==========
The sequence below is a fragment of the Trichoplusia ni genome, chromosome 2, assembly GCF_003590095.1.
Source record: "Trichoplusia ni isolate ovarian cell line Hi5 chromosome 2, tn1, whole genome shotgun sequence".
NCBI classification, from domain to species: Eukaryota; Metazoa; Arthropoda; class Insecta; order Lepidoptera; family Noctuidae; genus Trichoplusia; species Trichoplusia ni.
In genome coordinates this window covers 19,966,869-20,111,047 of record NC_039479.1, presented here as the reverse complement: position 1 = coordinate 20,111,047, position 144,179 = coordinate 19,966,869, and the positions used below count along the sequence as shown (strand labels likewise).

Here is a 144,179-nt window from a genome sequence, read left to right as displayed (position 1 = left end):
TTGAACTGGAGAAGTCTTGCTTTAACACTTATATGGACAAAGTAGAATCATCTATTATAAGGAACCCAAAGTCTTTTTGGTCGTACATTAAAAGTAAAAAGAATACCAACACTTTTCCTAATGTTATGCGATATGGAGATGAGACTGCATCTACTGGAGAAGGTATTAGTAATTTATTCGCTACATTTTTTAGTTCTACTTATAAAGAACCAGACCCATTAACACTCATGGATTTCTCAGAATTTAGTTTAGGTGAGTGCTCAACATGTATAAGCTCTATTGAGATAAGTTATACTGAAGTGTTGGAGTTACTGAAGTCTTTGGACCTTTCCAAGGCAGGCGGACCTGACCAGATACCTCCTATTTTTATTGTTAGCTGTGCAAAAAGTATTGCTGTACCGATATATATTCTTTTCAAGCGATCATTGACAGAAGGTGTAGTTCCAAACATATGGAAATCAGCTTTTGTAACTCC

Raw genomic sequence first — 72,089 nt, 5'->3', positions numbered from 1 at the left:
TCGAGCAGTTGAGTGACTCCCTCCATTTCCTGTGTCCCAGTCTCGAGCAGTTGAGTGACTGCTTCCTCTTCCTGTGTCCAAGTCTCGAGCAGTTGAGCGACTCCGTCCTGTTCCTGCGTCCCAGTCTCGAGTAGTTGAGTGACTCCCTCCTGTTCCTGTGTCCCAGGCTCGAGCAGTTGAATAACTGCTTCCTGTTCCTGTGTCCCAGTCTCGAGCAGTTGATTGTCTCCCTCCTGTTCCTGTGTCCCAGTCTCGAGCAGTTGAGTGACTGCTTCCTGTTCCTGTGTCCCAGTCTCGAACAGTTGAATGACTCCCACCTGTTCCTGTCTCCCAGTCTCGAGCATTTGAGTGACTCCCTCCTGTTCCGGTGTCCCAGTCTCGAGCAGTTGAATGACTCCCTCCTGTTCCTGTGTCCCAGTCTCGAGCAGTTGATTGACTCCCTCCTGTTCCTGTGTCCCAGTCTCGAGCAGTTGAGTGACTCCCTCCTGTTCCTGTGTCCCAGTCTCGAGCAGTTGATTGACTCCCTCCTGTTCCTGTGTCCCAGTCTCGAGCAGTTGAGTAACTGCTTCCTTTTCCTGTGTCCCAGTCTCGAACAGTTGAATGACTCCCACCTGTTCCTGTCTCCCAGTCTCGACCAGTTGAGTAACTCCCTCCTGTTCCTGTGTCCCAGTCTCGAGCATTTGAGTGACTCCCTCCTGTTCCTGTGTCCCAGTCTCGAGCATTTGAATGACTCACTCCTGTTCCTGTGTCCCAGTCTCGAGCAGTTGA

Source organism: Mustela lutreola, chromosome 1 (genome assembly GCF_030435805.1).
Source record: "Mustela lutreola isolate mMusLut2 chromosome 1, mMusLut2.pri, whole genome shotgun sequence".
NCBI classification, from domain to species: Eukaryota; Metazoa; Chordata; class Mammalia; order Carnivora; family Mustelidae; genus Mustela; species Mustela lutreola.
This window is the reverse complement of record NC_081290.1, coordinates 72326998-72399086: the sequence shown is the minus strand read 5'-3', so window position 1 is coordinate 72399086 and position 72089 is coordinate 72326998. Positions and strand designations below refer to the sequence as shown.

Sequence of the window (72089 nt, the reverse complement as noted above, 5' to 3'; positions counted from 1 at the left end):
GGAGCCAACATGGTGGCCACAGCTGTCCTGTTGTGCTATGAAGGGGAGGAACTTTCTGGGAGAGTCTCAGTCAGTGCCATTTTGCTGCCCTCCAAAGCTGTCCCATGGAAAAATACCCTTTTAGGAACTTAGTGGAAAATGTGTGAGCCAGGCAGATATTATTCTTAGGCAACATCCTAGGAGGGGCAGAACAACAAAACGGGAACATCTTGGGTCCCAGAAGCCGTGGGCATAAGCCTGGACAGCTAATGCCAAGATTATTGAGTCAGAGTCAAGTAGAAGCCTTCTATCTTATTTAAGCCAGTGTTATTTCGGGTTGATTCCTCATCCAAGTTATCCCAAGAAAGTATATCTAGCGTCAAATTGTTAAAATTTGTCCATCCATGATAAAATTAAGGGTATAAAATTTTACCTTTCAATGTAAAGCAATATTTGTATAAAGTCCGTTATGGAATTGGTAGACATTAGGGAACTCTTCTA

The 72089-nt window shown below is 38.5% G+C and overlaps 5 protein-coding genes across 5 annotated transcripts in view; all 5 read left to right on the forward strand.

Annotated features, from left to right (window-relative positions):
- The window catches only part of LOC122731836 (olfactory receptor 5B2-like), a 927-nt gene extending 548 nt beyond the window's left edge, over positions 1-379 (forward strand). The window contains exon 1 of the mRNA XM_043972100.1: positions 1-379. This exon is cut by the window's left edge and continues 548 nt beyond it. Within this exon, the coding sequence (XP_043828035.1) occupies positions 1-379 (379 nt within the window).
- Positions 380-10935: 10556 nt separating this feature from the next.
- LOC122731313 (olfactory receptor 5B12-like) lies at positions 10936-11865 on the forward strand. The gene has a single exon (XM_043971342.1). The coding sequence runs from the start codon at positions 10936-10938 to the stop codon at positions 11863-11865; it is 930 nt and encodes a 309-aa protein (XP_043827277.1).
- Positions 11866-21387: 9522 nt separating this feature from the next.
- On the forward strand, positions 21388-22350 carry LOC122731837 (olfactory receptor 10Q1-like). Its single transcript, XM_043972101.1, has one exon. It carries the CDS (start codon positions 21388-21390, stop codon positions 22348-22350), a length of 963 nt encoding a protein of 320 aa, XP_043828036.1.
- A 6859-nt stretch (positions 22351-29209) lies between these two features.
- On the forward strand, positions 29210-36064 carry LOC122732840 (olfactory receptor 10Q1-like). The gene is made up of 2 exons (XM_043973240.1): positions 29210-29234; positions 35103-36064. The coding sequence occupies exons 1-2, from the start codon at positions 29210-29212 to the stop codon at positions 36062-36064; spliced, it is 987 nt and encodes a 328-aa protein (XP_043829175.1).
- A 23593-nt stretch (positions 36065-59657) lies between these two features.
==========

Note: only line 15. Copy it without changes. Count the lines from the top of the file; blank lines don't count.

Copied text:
The 72089-nt window shown below is 38.5% G+C and overlaps 5 protein-coding genes across 5 annotated transcripts in view; all 5 read left to right on the forward strand.